When all functions share the same set of permissions with a few being over-privileged, a vulnerability in a single function can eventually escalate into a system-wide security catastrophe.
Granting granular permissions as well as roles and enforcing the “least privilege” principle will diminish a probable attack’s surface or “blast radius”.
2. Code Vulnerabilities
Although CSPs take ownership of server security, network security, and an overall secure infrastructure, execution runtime can still be a weak point for security breaches. Developers must follow standard coding conventions, including injection (testing code quality or vulnerability in written source code) and broken authentication flaws (preventing someone to edit or delete a part of an application without having it’s permissions). Perimeter is yet another practice to be implemented and each function should be treated as its own security perimeter to avoid security vulnerabilities in code due to work order of execution.
3. Application Secrets Storage
The cloud vendor provides the serverless platform and therefore we don’t get any details regarding how the functions are executed, and their underlying mechanics with regard to resource allocation. For this reason, we should consider tasks as short-term. In most circumstances, saving any type of state in a function’s own runtime is an antipattern that you should not follow. Instead, you should always store data in external resources.
4. Insecure Third-Party Dependencies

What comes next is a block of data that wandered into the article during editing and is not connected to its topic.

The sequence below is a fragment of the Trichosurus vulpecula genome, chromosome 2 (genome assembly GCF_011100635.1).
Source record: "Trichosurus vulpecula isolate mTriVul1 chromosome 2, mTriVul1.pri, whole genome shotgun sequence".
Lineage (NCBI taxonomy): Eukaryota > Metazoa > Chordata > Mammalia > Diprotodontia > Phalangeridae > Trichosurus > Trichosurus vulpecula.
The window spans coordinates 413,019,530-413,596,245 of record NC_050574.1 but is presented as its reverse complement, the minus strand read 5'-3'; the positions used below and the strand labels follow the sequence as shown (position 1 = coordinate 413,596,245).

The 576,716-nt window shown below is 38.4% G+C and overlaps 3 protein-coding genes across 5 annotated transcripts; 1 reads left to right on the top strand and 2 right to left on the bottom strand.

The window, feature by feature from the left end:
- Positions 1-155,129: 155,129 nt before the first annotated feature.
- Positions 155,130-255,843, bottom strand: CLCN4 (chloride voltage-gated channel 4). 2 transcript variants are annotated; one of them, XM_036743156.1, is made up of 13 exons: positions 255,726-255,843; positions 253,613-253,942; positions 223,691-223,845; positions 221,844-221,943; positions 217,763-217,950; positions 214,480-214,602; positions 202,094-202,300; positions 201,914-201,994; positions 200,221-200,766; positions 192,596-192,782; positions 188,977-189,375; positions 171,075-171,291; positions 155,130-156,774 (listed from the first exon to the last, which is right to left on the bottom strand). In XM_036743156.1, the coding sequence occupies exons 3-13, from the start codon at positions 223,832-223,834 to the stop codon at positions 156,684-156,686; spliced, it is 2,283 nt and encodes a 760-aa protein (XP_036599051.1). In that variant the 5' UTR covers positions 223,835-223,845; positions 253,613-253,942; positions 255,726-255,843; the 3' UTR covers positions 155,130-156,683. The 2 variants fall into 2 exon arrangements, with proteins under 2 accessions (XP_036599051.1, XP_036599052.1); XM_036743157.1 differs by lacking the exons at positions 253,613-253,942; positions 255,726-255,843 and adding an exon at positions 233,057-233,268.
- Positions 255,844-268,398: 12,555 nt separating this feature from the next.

Serverless takes vulnerable server dependency patching off your hands, and that’s a huge advantage. Unfortunately, an extremely similar problem remains under your responsibility: vulnerable application dependencies fetched from npm, Maven, PyPI and similar sources. These are bundled into your function, are not maintained by the platform, and can grow stale and vulnerable just like their server dependency peers.
Functions are meant to be small in scope and responsibility, which in part frees us from the restrictions of sticking to a single language, and opens the gateway to a great opportunity for polyglot development. This means that to successfully secure serverless apps, software composition analysis solutions need to support a wide range of language ecosystems while considering the technicalities and nuances per ecosystem that comes with package versioning.
When building the idea and thought process around implementing a serverless architecture, one must take time to ensure the architecture is gathering proper controls when speaking about security measures and how to adopt a program that can assist in maintaining the longevity of applications.
Serverless application architectures are suitable for a wide range of services and can scale elastically as cloud workloads grow. Ensuring sound security procedures and practices hence allow you to bring efficiency in development and deployment, business agility and cost optimization as well.
Check also the Importance Of Implementing Cyber Security In Cloud.